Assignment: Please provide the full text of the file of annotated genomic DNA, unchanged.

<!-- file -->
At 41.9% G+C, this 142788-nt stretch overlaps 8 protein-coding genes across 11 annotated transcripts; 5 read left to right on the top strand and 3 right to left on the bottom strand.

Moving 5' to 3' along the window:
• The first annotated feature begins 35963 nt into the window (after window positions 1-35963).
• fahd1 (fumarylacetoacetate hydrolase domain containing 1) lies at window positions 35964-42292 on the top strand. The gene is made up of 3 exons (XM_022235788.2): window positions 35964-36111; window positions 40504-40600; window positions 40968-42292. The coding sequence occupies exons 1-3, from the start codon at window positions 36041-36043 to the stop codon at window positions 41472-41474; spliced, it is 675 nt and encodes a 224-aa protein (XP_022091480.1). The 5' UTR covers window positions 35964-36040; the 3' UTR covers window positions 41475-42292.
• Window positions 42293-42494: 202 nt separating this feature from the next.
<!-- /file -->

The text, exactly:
At 41.9% G+C, this 142788-nt stretch overlaps 8 protein-coding genes across 11 annotated transcripts; 5 read left to right on the top strand and 3 right to left on the bottom strand.

Moving 5' to 3' along the window:
• The first annotated feature begins 35963 nt into the window (after window positions 1-35963).
• fahd1 (fumarylacetoacetate hydrolase domain containing 1) lies at window positions 35964-42292 on the top strand. The gene is made up of 3 exons (XM_022235788.2): window positions 35964-36111; window positions 40504-40600; window positions 40968-42292. The coding sequence occupies exons 1-3, from the start codon at window positions 36041-36043 to the stop codon at window positions 41472-41474; spliced, it is 675 nt and encodes a 224-aa protein (XP_022091480.1). The 5' UTR covers window positions 35964-36040; the 3' UTR covers window positions 41475-42292.
• Window positions 42293-42494: 202 nt separating this feature from the next.